French Artist (1901 - 1971)
'Village in the Mountains'
Oil on wooden panel
6.5x 9 in.
Centre Pompidou: Musee National d'Art Moderne, Paris.
Feuillate attended the prestigious Ecole Nationale Superieure des Beaux Arts et des Art Decoratifs, where he was given a rigorous training in technique. He was invited to exhibit his paintings at the Salon des Independents and the Salon des Tuileries in 1919, followed by the Salon d'Automne in 1924 and the Salon de la Nationale des Beaux Arts in 1927. He was awarded the Prix de la Ville de Paris, and participated in many group shows as well as in the highly selective Exposition des Arts Decoratifs in 1925.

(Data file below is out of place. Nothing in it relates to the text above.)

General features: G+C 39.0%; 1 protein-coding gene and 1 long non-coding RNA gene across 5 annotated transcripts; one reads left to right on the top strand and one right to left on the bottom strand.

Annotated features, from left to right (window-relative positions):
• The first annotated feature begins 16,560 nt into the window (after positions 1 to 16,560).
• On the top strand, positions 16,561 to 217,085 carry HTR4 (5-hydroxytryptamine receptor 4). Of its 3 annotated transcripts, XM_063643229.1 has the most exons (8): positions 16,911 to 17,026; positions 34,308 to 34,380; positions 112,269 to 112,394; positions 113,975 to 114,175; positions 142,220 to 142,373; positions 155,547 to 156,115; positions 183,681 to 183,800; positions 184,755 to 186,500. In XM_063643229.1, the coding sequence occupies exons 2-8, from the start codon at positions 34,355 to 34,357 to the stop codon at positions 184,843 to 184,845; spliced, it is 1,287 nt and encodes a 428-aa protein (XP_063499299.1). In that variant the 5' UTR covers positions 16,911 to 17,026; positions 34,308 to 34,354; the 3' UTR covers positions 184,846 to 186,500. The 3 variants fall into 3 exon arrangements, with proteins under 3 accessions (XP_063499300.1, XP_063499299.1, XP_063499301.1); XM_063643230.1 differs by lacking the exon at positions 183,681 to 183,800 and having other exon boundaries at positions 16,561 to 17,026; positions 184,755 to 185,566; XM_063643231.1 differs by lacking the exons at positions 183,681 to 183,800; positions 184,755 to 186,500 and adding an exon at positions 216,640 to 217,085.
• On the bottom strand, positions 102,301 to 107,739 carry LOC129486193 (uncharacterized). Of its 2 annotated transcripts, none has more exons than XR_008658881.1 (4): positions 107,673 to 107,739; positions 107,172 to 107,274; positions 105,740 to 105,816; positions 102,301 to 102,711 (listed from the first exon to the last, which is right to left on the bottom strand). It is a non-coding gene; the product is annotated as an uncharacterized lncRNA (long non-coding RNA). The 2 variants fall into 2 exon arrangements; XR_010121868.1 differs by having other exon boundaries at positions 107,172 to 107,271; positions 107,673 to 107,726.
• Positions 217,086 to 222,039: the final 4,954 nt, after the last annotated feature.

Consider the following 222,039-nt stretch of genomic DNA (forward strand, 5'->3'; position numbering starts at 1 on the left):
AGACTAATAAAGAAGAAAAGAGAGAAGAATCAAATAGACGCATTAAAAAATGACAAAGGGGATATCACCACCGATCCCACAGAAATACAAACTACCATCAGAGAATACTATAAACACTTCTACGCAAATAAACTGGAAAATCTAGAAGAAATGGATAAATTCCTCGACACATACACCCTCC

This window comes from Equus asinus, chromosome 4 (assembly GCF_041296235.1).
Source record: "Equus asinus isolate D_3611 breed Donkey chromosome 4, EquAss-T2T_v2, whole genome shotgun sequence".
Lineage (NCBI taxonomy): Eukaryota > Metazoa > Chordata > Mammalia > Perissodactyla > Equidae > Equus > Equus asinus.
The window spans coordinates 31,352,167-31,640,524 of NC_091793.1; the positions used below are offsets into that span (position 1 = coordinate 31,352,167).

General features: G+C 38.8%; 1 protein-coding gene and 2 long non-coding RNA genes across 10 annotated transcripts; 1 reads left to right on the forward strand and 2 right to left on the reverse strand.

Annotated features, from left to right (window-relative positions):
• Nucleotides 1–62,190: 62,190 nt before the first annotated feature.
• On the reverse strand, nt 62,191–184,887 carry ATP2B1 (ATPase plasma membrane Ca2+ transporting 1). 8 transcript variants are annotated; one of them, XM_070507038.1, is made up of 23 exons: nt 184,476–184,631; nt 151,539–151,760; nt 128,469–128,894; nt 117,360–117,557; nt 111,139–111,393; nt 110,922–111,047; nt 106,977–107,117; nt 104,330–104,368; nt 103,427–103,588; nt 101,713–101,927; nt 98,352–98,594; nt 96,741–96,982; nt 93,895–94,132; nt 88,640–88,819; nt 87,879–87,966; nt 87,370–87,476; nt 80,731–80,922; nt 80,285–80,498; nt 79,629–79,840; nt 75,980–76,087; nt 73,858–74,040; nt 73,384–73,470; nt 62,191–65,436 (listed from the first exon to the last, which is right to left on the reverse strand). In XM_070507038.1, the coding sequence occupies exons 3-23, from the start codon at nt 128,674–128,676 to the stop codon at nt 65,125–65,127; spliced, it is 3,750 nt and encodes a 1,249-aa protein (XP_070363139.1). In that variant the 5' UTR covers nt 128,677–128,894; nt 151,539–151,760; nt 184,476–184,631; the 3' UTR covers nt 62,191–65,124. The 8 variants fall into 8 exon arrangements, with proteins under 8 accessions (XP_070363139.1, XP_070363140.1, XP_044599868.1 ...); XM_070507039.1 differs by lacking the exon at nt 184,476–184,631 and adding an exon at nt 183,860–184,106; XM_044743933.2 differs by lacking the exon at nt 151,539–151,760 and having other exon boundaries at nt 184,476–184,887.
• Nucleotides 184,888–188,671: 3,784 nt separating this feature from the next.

Feuillate's experimented stylistically with Post-Impressionism as well as Cubism, producing an extensive and extremely varied body of work consisting of oils and works on paper. He often depicted scenes of his beloved Paris, and made renderings of his travels throughout France. His Cubist work dates from the 1930's, and reflects his thorough understanding of the tenets of analytic Cubism. Feuillatte breaks down form but never slips into complete abstraction, and adds depth, luminosity and movement to his compositions by creating subtle chromatic contrasts of earth tonalities in geometric patterns that catch the light and accentuate form. This produces a pictorial surface that is vibrant yet cohesive, highly structured yet natural.